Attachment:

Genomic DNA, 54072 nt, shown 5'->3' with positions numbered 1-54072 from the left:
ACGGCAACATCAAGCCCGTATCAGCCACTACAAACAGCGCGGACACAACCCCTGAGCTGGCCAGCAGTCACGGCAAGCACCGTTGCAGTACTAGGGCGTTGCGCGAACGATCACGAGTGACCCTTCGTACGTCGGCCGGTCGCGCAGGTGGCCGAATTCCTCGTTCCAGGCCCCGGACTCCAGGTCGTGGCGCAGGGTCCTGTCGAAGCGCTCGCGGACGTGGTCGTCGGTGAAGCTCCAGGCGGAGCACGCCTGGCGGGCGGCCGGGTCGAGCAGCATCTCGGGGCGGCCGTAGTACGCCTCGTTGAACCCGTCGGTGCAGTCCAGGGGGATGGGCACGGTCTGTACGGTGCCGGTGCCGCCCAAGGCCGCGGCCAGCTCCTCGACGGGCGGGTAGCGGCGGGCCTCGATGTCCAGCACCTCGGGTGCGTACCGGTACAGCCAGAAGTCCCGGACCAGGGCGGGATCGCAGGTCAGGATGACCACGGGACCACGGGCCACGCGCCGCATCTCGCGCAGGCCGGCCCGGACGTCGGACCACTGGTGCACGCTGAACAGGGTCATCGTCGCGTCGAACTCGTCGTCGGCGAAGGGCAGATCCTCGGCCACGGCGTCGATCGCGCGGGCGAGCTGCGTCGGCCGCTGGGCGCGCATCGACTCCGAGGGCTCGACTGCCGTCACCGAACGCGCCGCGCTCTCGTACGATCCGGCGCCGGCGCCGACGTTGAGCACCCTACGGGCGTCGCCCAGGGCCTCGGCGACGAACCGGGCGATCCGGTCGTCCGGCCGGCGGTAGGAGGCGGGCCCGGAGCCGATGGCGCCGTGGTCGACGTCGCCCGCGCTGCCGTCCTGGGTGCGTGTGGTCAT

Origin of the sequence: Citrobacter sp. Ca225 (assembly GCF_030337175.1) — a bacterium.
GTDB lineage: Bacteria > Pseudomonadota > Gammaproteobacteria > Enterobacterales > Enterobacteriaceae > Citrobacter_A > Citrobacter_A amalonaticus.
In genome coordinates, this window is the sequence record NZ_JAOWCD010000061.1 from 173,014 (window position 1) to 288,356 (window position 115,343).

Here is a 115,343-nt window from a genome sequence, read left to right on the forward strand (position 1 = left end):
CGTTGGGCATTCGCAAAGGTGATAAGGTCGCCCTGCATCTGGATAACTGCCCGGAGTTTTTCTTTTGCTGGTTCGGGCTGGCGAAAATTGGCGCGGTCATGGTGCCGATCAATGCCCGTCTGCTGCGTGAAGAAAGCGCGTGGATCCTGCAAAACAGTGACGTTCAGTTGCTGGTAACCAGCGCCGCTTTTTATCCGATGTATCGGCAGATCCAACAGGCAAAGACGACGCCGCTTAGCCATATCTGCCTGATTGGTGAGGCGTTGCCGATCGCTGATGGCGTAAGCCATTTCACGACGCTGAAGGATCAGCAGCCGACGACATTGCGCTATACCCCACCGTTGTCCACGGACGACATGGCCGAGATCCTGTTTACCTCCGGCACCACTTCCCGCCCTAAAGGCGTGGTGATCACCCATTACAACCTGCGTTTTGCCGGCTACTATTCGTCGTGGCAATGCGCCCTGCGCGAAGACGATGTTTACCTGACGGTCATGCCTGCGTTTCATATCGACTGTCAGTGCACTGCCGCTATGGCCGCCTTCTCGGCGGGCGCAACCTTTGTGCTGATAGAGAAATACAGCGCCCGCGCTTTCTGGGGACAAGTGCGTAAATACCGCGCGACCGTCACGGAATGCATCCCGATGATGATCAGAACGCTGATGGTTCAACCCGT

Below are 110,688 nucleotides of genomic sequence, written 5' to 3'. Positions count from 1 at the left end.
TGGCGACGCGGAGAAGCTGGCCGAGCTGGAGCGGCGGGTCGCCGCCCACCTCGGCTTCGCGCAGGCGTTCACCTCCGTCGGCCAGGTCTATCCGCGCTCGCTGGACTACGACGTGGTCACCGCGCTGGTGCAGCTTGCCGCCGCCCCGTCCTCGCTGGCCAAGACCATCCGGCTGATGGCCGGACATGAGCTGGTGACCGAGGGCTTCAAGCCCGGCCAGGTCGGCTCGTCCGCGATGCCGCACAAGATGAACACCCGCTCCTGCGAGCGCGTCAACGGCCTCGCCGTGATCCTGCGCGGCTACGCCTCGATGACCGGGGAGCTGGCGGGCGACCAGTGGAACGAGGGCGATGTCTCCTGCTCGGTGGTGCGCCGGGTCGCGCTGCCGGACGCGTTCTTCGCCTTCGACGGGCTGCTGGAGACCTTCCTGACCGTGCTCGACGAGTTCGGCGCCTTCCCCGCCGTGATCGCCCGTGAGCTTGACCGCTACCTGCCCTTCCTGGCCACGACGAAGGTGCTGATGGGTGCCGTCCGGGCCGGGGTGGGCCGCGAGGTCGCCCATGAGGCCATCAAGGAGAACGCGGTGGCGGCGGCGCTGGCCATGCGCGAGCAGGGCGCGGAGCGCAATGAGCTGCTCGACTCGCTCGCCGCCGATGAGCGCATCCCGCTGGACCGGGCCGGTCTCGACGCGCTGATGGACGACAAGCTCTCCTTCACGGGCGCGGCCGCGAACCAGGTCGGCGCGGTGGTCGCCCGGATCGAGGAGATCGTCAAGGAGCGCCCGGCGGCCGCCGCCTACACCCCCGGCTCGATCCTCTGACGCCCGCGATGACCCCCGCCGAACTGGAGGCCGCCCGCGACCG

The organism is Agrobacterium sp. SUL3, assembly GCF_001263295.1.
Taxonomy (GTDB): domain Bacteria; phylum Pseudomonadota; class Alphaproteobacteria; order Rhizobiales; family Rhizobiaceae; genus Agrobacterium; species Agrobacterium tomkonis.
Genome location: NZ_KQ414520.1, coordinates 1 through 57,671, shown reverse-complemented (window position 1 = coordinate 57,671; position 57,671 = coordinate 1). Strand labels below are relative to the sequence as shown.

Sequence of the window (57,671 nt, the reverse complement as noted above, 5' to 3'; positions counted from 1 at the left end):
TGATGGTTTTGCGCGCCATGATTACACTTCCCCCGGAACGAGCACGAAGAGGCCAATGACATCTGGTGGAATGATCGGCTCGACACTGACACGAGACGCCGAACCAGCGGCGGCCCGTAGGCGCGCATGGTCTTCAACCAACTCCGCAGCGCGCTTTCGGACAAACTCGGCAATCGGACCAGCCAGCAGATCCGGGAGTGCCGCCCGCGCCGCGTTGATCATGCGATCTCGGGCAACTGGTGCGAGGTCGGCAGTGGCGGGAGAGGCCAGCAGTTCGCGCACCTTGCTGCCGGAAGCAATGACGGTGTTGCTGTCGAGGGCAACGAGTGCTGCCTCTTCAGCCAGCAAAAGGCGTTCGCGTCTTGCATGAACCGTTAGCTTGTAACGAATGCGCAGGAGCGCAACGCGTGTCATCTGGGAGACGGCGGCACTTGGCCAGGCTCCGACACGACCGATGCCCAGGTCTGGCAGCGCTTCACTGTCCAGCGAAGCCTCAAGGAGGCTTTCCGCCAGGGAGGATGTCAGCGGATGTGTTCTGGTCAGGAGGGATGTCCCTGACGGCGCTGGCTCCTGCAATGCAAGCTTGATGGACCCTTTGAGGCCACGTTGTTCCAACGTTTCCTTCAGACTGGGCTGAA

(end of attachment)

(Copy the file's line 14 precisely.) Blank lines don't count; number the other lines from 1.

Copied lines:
TGATGGTTTTGCGCGCCATGATTACACTTCCCCCGGAACGAGCACGAAGAGGCCAATGACATCTGGTGGAATGATCGGCTCGACACTGACACGAGACGCCGAACCAGCGGCGGCCCGTAGGCGCGCATGGTCTTCAACCAACTCCGCAGCGCGCTTTCGGACAAACTCGGCAATCGGACCAGCCAGCAGATCCGGGAGTGCCGCCCGCGCCGCGTTGATCATGCGATCTCGGGCAACTGGTGCGAGGTCGGCAGTGGCGGGAGAGGCCAGCAGTTCGCGCACCTTGCTGCCGGAAGCAATGACGGTGTTGCTGTCGAGGGCAACGAGTGCTGCCTCTTCAGCCAGCAAAAGGCGTTCGCGTCTTGCATGAACCGTTAGCTTGTAACGAATGCGCAGGAGCGCAACGCGTGTCATCTGGGAGACGGCGGCACTTGGCCAGGCTCCGACACGACCGATGCCCAGGTCTGGCAGCGCTTCACTGTCCAGCGAAGCCTCAAGGAGGCTTTCCGCCAGGGAGGATGTCAGCGGATGTGTTCTGGTCAGGAGGGATGTCCCTGACGGCGCTGGCTCCTGCAATGCAAGCTTGATGGACCCTTTGAGGCCACGTTGTTCCAACGTTTCCTTCAGACTGGGCTGAA